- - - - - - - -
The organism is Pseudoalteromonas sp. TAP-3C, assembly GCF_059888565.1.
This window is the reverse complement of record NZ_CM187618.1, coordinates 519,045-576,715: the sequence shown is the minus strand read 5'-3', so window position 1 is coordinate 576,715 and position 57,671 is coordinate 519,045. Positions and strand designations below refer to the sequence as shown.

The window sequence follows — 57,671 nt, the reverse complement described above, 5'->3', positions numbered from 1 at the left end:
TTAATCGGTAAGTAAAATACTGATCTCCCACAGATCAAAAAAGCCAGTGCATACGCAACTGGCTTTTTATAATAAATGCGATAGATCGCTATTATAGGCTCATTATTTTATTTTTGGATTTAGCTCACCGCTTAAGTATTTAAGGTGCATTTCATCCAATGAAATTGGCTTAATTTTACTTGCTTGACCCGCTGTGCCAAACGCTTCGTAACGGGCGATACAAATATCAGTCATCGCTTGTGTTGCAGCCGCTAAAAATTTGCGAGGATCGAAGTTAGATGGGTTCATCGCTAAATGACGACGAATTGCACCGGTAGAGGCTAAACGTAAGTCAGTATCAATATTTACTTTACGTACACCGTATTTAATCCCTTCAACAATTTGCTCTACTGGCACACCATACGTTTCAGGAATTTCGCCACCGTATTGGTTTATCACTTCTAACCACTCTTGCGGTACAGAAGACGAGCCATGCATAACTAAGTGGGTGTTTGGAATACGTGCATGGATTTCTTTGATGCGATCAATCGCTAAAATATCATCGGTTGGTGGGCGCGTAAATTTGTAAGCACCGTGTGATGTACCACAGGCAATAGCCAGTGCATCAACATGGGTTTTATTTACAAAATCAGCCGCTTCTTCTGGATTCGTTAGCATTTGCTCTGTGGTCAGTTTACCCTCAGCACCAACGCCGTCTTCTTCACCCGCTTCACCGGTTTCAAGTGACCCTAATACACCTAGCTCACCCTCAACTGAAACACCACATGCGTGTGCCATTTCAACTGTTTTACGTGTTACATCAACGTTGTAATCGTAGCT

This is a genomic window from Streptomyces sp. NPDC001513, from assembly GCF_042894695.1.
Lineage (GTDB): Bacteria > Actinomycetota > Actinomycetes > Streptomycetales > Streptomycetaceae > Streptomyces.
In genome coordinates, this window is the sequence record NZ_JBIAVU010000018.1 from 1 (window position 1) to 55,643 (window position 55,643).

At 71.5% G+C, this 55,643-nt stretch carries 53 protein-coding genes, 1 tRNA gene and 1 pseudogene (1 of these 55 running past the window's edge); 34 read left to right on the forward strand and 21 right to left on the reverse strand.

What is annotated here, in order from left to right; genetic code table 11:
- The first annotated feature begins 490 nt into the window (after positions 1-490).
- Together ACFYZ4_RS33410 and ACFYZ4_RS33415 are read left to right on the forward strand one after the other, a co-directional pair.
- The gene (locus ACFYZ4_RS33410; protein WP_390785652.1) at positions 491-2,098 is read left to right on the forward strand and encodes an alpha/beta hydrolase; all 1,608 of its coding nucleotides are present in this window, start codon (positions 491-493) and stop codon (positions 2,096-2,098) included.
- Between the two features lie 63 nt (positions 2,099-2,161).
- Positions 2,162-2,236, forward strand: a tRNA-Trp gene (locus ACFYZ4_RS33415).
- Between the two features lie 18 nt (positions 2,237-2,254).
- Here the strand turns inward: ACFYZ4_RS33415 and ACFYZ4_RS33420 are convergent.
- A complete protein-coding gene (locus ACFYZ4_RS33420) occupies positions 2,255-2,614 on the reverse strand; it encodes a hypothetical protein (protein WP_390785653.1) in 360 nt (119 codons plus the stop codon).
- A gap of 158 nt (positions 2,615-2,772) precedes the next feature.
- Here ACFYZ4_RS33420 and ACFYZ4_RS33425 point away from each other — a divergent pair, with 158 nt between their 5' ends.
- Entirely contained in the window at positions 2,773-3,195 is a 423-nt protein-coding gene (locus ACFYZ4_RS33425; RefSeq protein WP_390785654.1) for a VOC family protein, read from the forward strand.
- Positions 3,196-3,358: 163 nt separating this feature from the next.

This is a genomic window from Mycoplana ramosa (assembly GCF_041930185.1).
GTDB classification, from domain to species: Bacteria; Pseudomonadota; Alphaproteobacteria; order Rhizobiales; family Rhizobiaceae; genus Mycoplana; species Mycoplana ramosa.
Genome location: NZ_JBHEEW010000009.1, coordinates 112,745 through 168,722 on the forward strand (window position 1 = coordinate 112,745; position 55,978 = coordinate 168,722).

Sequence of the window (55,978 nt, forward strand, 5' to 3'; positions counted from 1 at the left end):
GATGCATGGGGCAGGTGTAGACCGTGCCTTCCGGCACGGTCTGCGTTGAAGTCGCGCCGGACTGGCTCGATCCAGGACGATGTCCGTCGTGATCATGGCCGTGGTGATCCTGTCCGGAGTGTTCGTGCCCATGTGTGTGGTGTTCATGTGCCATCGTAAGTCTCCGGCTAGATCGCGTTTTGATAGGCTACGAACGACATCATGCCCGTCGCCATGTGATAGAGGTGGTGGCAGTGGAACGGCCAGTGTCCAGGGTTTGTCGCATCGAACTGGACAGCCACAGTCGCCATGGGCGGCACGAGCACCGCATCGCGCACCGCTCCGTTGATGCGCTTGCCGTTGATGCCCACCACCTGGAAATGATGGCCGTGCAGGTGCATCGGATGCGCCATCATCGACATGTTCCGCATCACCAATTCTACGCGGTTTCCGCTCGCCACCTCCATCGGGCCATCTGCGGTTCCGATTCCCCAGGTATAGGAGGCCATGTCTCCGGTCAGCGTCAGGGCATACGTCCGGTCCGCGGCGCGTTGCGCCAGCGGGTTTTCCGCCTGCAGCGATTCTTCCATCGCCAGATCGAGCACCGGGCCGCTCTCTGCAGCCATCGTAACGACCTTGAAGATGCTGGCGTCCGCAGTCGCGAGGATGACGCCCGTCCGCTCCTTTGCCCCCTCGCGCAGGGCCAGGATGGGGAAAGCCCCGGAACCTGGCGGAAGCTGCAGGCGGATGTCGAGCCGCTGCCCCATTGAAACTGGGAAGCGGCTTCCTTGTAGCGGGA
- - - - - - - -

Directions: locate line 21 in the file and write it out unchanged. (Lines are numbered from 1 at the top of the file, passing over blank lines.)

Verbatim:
- Positions 3,196-3,358: 163 nt separating this feature from the next.